Traffic police chief Khurram Gulzar may have been standing with his men at Akhtar Colony in an attempt to control a traffic gridlock precipitated by a water riot, but this was hardly what people wanted to hear.
“I stood there for four hours and my feet are still sore, but people won’t listen to you at all,” he told The Express Tribune. “Who says our force wasn’t there. How could it be that a DIG was at the chowk and his men disappeared?”
The riot by residents of Akhtar Colony, Kashmir Colony, Azam Basti and Mehmoodabad started at main Korangi Road but as this is a main artery, it affected traffic on routes leading to Defence, Clifton, Sharah-e-Faisal, Baloch Colony, Saddar and Mehmoodabad.
It did not help that the problem started to develop around rush hour and that several protests broke out at the same time across the city. There were four alone in Korangi. There are only 1,500 traffic wardens in one shift as well, which is simply not enough.
In the Korangi vicinity, the protests broke out at Khajjoor Chowk, where electricity employees continue their protest at Sunset Boulevard at Punjab Chowrangi, at Delhi Colony against load shedding as well as Kala Pull, and a major one for water at Akhtar Colony.
“We faced several protests at the same time,” explained Gulzar. “We explained matters to people till we were blue in the face, but because everyone was in a hurry, it turned into a mess.” Akhtar Colony protests for water at least twice a month. Water board MD Misbahuddin Farid said that there were three main reasons behind the water crises in the locality. The residents of Qayyumabad had covered the valve with cement, preventing it from working and cutting off supply to Akhtar Colony, Kashmir Colony and other adjoining areas. The police and Rangers will help the water staff fix the problem.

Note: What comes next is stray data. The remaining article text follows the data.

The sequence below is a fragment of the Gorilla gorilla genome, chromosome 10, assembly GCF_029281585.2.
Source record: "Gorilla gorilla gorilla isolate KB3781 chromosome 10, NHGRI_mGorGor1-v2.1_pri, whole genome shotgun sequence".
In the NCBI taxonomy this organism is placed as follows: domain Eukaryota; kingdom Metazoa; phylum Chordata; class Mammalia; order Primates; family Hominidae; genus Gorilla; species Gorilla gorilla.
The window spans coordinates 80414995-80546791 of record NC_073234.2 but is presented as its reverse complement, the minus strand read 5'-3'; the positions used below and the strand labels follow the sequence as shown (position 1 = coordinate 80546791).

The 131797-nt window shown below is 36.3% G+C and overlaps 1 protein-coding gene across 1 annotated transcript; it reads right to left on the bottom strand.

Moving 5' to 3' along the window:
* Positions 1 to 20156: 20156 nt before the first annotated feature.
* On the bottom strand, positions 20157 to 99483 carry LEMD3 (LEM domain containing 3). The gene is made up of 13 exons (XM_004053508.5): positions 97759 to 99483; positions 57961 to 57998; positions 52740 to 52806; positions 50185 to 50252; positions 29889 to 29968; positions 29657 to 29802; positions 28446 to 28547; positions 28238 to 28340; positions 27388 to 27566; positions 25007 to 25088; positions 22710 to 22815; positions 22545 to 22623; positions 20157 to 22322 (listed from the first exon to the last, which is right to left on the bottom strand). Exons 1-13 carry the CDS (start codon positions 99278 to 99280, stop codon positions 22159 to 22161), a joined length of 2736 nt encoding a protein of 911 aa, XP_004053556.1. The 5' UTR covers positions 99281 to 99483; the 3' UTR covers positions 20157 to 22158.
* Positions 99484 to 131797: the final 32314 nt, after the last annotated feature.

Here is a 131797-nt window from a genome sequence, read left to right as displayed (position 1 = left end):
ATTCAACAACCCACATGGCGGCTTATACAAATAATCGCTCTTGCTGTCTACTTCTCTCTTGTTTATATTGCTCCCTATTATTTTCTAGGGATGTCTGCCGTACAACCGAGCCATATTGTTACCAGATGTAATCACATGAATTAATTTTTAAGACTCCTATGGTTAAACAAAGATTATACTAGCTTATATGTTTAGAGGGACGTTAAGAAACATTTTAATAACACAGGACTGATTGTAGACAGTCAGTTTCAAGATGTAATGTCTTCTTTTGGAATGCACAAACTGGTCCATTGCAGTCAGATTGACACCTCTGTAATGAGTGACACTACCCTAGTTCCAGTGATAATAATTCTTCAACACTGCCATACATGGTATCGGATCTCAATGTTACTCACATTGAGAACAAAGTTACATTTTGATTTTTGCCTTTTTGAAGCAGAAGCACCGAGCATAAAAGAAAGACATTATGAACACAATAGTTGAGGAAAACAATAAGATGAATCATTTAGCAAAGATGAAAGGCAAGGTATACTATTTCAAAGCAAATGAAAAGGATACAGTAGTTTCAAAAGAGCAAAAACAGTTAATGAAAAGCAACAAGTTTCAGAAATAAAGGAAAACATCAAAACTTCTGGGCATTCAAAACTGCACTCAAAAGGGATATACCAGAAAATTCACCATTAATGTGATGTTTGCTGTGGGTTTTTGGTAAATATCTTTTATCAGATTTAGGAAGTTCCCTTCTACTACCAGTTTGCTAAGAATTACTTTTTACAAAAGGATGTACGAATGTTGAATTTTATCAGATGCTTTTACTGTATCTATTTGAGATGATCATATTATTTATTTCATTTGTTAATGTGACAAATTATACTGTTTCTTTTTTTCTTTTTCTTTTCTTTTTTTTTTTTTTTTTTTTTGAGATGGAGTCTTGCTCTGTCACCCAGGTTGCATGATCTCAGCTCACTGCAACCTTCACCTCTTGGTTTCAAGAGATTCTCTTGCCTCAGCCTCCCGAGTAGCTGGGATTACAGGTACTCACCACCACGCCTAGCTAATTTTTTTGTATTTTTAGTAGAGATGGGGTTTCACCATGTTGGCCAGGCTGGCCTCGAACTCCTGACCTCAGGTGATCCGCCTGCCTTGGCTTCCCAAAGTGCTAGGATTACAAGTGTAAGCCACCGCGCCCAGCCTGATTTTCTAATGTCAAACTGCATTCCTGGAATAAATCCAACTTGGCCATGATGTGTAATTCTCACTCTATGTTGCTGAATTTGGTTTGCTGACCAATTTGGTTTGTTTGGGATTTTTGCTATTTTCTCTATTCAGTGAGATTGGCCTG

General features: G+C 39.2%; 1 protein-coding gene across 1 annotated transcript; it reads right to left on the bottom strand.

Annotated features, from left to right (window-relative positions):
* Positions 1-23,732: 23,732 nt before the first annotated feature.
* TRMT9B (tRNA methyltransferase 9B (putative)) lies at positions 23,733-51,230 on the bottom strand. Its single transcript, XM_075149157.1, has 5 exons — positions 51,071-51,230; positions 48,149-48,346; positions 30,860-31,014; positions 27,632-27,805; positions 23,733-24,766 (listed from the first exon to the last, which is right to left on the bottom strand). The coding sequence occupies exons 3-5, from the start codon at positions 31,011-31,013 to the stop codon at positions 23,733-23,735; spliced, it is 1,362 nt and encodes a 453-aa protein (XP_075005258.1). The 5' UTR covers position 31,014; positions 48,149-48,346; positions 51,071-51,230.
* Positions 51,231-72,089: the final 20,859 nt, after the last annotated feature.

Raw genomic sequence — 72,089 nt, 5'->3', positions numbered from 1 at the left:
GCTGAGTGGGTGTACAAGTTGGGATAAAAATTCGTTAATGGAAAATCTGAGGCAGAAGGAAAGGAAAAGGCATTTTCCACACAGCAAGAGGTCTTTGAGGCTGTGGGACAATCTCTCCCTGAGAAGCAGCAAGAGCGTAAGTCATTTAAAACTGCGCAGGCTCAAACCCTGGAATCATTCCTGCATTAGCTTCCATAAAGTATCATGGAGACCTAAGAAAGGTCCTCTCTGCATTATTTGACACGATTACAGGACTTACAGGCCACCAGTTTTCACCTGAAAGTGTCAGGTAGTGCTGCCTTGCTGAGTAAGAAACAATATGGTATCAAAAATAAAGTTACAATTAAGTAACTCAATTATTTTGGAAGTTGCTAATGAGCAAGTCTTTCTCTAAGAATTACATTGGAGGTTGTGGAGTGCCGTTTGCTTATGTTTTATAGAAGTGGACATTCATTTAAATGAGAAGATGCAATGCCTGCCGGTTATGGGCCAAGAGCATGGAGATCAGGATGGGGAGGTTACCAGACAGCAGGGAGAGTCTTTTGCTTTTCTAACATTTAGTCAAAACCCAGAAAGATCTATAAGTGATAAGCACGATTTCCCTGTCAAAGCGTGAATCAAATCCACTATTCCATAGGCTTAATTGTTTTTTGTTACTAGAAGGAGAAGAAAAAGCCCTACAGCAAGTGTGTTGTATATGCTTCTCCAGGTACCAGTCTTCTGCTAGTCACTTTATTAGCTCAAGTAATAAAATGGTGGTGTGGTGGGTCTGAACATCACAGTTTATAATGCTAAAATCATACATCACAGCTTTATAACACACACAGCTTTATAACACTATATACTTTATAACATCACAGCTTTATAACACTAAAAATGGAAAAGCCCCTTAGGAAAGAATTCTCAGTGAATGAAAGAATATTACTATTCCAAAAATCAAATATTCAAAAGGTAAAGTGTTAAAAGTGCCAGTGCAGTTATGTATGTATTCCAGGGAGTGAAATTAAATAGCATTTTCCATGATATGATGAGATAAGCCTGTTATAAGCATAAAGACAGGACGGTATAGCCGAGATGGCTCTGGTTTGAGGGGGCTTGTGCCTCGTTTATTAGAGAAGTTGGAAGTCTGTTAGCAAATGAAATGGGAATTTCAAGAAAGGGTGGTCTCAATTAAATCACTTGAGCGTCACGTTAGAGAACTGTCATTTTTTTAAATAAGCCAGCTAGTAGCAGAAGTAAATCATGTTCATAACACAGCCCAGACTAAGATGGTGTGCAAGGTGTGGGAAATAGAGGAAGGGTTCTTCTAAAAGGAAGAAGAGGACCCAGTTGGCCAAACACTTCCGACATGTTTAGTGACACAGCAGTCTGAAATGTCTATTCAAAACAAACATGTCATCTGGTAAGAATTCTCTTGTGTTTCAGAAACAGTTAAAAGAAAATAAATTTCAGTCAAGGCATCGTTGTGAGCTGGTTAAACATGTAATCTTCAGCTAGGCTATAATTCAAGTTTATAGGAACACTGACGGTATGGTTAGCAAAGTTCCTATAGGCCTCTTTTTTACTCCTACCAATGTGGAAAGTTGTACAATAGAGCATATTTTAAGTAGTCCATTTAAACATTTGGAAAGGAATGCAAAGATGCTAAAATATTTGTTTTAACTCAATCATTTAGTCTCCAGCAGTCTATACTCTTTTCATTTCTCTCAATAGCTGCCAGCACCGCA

Secondly, the water shortage is exacerbated by load shedding at KWSB’s major pumping stations in Dhabeji, Pipri and Gharo. Up to 80 million gallons went short on Monday.
The third reason is political. On Thursday (July 20) elections are going to be held and the area where the protest broke out has a large number of Kashmiri voters. Some petty groups had tried to create a law and order situation, he said.
This theory was corroborated in part by Defence SHO Raja Mumtaz who said that the protest was staged such that Mehmoodabad and Baloch Colony roads would be hit. The protesters choose main Korangi Road as they knew that it was the busiest of thoroughfares. “Honestly, it’s the limit,” he fumed. “The problem was about water and we were being cursed. It was so bad that they even fired straight at us and pelted us with stones.” He felt that if the water officials had come in time, the problem would not have been so bad.
Around 600 protesters emerged at X Chowrangi at around 2:30 pm and practically blocked it till 9 pm. The protest turned violent when police, after failing to negotiate, used tear gas.
The protestors responded by hurling stones at the passing public and traffic. “We were exercising our democratic right through a peaceful protest, which unfortunately turned violent,” alleged Syed Jadoon, who was leading the protesters. “Instead we chased the police back towards the Defence police station.”
Police arrested around five protesters. The Rangers contingents arrived as backup but only to stay at the Khayaban-e-Ittehad and Sunset Boulevard roads.
Resident Ajmal Murad told The Express Tribune that due to water shortage residents needed to buy water tankers at the cost of Rs2,000 or Suzuki water suppliers who charged Rs500 for 150 litres.